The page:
Prince Itō Hirobumi (伊藤 博文, born October 16, 1841, died October 26, 1909) was a samurai from the Chōshū domain (present-day Yamaguchi Prefecture) who became a statesman during the Meiji era.
He was four times prime minister of Japan (the 1st, 5th, 7th, and 10th), genrō, and resident-general of Korea. He was assassinated by the Korean nationalist An Jung-geun. His son-in-law was the intellectual, politician and writer Suematsu Kenchō who married his second daughter, Ikuko.
Itō Hirobumi Family
Born "Hayashi Risuke" (林 利助) and then renamed in 1857 "Mizui Shunsuke" (水井 春輔), he came from a peasant family adopted by samurai from the Suō, who had since become impoverished and returned to the land.
His adoptive grandfather being adopted into the powerful Itō family of the Chōshū estate, he permanently takes this surname.
Itō Hirobumi Youth and studies
A very bright child, quickly noticed by the authorities of the Chōshū, he joined in 1857, on the recommendation of Kurihara Ryōzō and despite his low social rank, the school of Matsumoto, then directed by Yoshida Torajirō, a school from which he graduated in 1859, strongly influenced by the legitimist and xenophobic theses of his teacher.
After the announcement of the execution of his teacher by the shogunal authorities during the Ansei purge (1858 - 1859), he became involved in politics for good (1862) with his fellow student Katsura Kogorō on the side of the isolationist movement,
which had become the imperial doctrine of the Sonnō jōi (尊皇攘夷) since June 25, 1863, and became an activist in the movement for the abolition of the bakufu (倒幕運動, Tōbaku undō).
A staunch legitimist patriot, he first participated in the (aborted) plot against Yoshida's main (intellectual) rival in the Chōshū, Nagai Uta (長井 雅楽), as well as in various violent and spectacular actions, including the burning of the British legation (January 31) and the February 10 attack on Hanawa Tadatomi (塙 忠宝).
He was then sent on a mission by the Chōshū clan with four other intellectuals (the Chōshū five)5 to the United Kingdom to study European science and mores.
The Chōshū five studied at University College London (1863-1864) under Professor Williamson.
All of them then became aware of Japan's backwardness both politically, economically, and militarily, as well as scientifically and technologically;
the young Hirobumi, once a staunch opponent of Westerners and an advocate of Japan's isolation, learned a great deal from their contact and soon turned into a fervent supporter of the establishment of diplomatic relations and of the country's general opening to international trade.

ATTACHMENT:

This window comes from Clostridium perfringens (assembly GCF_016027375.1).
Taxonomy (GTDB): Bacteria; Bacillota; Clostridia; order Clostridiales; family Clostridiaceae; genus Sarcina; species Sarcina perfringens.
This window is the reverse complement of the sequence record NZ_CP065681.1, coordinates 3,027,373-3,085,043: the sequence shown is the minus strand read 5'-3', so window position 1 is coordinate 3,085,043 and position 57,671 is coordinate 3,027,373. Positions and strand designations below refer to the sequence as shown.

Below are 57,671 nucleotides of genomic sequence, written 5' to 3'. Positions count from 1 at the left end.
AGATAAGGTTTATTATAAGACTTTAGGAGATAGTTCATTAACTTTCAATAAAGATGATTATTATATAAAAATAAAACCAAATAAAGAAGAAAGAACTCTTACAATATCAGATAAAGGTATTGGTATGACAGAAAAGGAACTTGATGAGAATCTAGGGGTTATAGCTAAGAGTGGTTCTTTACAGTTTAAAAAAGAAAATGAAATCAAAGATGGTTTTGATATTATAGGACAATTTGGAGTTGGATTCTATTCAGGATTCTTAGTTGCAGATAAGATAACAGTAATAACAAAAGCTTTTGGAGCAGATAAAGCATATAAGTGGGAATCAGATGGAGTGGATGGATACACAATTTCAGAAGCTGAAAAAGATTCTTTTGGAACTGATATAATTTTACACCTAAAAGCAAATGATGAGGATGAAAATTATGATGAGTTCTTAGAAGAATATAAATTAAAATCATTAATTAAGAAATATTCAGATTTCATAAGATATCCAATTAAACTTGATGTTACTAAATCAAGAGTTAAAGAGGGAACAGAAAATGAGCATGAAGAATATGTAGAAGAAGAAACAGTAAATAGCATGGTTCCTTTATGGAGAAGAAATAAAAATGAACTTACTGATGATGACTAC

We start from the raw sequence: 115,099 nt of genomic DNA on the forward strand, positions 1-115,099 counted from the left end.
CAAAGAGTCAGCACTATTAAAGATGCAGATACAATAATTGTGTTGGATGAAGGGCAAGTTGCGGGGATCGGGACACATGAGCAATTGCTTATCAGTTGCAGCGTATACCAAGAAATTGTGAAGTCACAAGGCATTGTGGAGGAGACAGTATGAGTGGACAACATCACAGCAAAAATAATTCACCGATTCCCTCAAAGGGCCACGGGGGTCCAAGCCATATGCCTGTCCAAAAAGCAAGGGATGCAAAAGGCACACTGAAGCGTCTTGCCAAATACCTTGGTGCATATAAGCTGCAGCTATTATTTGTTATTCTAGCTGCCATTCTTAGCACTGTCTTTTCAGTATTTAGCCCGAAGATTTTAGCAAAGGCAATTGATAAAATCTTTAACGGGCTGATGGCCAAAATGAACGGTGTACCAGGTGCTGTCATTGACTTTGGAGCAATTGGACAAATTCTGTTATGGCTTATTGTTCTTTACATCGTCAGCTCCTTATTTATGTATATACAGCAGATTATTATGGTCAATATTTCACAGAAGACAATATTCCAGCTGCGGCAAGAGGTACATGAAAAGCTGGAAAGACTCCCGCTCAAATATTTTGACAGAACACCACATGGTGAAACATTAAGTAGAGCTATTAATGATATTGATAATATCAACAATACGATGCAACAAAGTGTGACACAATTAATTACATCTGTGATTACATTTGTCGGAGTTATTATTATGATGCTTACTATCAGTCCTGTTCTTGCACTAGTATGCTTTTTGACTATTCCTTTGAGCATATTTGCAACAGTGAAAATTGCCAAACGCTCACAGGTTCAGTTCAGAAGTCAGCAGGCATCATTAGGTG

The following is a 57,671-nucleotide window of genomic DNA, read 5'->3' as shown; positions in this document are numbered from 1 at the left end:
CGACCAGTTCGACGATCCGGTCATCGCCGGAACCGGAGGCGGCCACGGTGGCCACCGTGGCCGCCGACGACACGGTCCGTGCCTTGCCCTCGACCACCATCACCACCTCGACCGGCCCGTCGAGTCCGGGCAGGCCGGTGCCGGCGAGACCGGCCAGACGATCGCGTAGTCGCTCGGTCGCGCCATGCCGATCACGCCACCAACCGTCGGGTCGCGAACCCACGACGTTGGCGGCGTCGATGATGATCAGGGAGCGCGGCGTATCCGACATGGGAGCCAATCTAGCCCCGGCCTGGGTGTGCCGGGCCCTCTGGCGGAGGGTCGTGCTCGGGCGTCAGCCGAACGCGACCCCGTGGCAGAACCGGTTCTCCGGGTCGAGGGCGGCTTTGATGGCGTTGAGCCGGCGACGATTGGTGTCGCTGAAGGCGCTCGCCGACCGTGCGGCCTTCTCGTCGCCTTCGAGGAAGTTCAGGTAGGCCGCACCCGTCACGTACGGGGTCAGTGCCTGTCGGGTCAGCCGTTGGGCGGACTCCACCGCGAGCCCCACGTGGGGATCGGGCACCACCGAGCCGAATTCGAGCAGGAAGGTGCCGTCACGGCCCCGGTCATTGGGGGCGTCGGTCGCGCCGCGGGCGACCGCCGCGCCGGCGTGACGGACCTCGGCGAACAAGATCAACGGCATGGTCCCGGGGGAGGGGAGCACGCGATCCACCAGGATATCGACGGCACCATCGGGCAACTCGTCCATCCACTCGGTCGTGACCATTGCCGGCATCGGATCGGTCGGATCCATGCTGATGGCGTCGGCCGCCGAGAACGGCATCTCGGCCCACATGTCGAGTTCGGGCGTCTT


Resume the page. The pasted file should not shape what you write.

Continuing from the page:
Itō Hirobumi Political career
In 1864, Itō Hirobumi and Inoue Kaoru rushed back to Japan to convince the clan not to attack England : it was during negotiations with the representatives of the United Kingdom that he met the British diplomat Ernest Satow, himself a graduate of University College, with whom he remained friends.
His knowledge of Europe and his Anglophilia opened the doors of the new administration (Meiji restoration); he quickly obtained a position as an advisor (参与員, san'yoin) in charge of international affairs.
In 1870, he was sent with Yoshikawa Akimasa (芳川 顕正) and Fukuchi Gen'ichirō (福地 源一郎) to the United States to study the Western monetary system; upon his return to Japan in 1871, he was appointed director of the Department of Taxes and Duties, and later became vice-minister of Public Works.
In 1871-1873, he participated as vice-ambassador in the Iwakura (岩倉使節団, Iwakura shisetsudan) mission to the United States and Europe. In 1873, he was appointed as an advisor (参議員, sangi'in) and minister of public works.
In 1875, he presided over the first assembly of prefectural governors, as the elected official of Hyōgo Prefecture (兵庫県, Hyōgo-ken).
The death of Kido Takayoshi in 1877 followed by the assassination in 1878 of his superior, Minister of the Interior Ōkubo Toshimichi, allowed him to succeed the latter. From then on, nothing hindered his cursus honorum.
Until 1888, he was Prime Minister of Japan, a position he held four times, including during the Sino-Japanese War (1894-1895). He participated in the drafting of the 1889 Constitution and in the establishment of a bicameral parliament.
In 1889, he founded one of the first Japanese political parties, the Seiyūkai (政友会). He was one of the representatives of Japan during the signing of the Treaty of Shimonoseki, which marked the end of the Sino-Japanese War and allowed Japan to annex many of the territories previously under Chinese authority.
His attempts to avoid war with Russia aroused the discontent of the military.
Under their pressure, he was dismissed and became resident-general of Korea on December 21, 1905, following the treaty of Eulsa ratified in November, establishing the protectorate of Japan over Korea.
He was assassinated by the Korean resistance fighter An Jung-geun on October 26, 1909 at the Harbin train station in northeast China.
His portrait, with graying beard and mustache, was printed on old Japanese one-thousand-yen banknotes.
Itō had a close relationship with Louis-Émile Bertin, the founder of Japan's modern navy, throughout his mission to the Meiji emperor from 1886 to 1889.
He was elevated to the dignity of Grand Cross of the Legion of Honor on April 29, 1898.
Itō Hirobumi Distinctions
- Grand Cross of the Legion of Honor
- Grand collar of the Supreme Order of the Chrysanthemum
- Supreme Order of the Most Holy Annunciation
- Grand Cross of the Order of Charles III of Spain
- Grand Cordon of the Order of the Paulownia Flowers
- Knight Grand Cross of the Order of the Bath
- Grand Cordon of the Order of the Rising Sun
- Knight of the Order of Saint Alexander Nevsky